Moms Feel It Sends Wrong Message
Breastfeeding? One of your first concerns, aside from getting a good, solid latch, may be learning to tell if your baby is getting enough milk. If you’re not totally sure, or if you have relatives or friends questioning you, it can lead you to believe that maybe you aren’t producing enough milk, and it can result in (often unnecessarily) supplementing with formula and eventual breastfeeding cessation. Now, to compound the problem, the company behind Milkscreen, the breast milk alcohol testing strips, has created a huge furor with its release of their Breastfeeding Assessment Test.
What’s the big deal?
The description of the product on Milkscreen’s website sounds benign, almost helpful:
“The Milkscreen Assessment home test determines daily breast milk supply. It was created to address the common concern many moms have: how much breast milk do I make and is that enough for my baby? Milkscreen Assessment gives mom confidence to keep breastfeeding by telling her how much breast milk she makes and how that relates to baby's growth, identifying possible breastfeeding issues and providing recommendations on how to overcome these issues.”
One problem, however, lies in the instructions. Moms are directed to pump, enter the amount in an online form, and get feedback on whether she is making enough breast milk for her baby.
A pump is not a baby
The bottom line is that a breast pump is not as efficient as a baby. Some pumps are better than others, and some moms can get excellent results from their pump, but just because you don’t get a good response from a breast pump doesn’t mean that you’re not making enough milk. The product and service, in this manner, is fundamentally wrong.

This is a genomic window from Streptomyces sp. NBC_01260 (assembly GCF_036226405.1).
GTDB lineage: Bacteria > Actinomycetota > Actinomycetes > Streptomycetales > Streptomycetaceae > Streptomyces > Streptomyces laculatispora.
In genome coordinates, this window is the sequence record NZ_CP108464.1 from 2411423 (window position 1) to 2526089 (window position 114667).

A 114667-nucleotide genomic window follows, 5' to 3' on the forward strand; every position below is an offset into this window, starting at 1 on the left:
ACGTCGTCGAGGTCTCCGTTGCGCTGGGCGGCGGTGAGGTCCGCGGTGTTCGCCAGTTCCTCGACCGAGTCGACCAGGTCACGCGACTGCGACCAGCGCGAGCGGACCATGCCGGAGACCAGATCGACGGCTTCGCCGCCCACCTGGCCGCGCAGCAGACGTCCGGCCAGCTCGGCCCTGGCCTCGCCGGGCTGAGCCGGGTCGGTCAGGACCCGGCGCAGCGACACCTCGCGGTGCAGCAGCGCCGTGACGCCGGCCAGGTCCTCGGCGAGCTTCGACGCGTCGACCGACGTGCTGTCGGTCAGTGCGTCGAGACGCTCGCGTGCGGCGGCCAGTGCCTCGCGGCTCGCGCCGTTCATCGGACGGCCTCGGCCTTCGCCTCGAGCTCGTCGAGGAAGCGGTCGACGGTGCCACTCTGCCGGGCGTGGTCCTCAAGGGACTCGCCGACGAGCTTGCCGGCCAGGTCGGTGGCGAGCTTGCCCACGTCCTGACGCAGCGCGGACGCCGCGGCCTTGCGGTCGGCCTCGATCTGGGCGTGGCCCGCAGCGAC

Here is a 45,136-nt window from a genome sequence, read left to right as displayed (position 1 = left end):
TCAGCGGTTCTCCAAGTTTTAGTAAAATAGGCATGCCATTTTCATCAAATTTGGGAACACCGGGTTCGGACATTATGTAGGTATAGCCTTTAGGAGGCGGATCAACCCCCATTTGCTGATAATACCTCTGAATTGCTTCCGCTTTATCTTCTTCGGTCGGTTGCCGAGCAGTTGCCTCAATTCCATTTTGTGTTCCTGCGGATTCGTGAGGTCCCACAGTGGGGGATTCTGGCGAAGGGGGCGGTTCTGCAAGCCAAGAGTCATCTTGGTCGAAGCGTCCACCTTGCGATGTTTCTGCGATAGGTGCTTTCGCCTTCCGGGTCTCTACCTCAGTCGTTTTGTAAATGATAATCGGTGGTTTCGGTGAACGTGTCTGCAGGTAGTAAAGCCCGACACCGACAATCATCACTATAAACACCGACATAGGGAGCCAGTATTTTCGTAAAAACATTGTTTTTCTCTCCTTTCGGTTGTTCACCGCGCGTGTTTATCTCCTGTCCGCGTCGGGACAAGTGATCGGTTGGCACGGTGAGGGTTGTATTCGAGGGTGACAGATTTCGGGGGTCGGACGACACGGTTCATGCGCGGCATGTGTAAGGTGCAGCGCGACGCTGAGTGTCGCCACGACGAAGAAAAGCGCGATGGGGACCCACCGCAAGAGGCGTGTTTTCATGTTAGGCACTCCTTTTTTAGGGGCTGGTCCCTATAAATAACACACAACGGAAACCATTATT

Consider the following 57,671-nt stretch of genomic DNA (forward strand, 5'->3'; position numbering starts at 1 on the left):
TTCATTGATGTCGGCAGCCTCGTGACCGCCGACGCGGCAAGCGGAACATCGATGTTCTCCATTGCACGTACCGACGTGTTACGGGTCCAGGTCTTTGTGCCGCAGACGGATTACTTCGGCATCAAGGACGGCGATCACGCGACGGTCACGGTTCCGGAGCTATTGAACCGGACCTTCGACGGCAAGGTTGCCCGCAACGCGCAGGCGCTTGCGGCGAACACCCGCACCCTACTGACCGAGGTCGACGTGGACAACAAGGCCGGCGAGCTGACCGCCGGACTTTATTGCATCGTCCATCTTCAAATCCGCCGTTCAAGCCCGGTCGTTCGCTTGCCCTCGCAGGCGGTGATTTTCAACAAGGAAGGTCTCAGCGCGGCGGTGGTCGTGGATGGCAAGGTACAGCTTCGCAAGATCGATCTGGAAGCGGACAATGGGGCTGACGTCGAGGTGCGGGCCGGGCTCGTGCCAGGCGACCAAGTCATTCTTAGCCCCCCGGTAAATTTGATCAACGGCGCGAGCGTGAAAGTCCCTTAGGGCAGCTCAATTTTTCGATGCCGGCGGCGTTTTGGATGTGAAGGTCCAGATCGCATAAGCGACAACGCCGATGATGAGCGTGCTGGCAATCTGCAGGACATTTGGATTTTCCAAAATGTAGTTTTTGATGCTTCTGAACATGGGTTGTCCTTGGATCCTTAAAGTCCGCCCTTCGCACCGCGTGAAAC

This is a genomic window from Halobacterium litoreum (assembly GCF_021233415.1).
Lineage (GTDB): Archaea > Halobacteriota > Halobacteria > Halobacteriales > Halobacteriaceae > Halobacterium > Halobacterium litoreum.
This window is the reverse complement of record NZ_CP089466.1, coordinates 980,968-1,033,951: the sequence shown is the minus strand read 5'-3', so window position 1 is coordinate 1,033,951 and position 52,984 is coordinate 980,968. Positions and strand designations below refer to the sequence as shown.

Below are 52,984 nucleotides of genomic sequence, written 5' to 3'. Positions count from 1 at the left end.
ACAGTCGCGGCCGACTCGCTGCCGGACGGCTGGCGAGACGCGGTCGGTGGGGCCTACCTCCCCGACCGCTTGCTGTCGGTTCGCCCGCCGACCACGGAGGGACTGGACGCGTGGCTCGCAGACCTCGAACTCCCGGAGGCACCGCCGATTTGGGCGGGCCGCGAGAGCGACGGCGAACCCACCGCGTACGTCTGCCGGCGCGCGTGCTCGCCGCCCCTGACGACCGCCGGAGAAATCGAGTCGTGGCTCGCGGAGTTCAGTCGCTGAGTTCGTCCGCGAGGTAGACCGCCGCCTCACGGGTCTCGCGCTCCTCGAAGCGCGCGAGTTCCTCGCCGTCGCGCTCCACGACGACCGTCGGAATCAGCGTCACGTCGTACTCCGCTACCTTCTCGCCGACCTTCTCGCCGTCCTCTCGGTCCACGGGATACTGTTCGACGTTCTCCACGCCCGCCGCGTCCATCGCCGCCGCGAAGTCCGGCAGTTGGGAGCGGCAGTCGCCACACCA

And this doesn’t even cover the message the product is sending to new moms. Women are given formula samples at the hospital, inundated by coupons in their mailbox, questioned by well-meaning but misguided grandparents, and often harassed into supplementing with formula by medical professionals who don’t have a proper breastfeeding education. And now, Milkscreen has added insult to injury by with this product that asks if you're making enough milk for your baby.
There is a petition online urging Target to remove the product from their shelves. The company has recently removed its Facebook page due to the massive number of complaints, and is likely discussing what move to make next.
If you have worries
The good news is that breast mlik supply issues are rare. There are plenty of ways you can check to see if you’re producing enough breast milk for your baby without a breast pump or an assessment kit. KellyMom has loads of resources -- here is an easy-to-understand article on how you can tell if your baby is getting enough milk. You can also contact a lactation consultant (often you can find out through your hospital or doctor) or your local La Leche League. These professionals will help assure you that your milk production is fine, or help troubleshoot any issues you are having.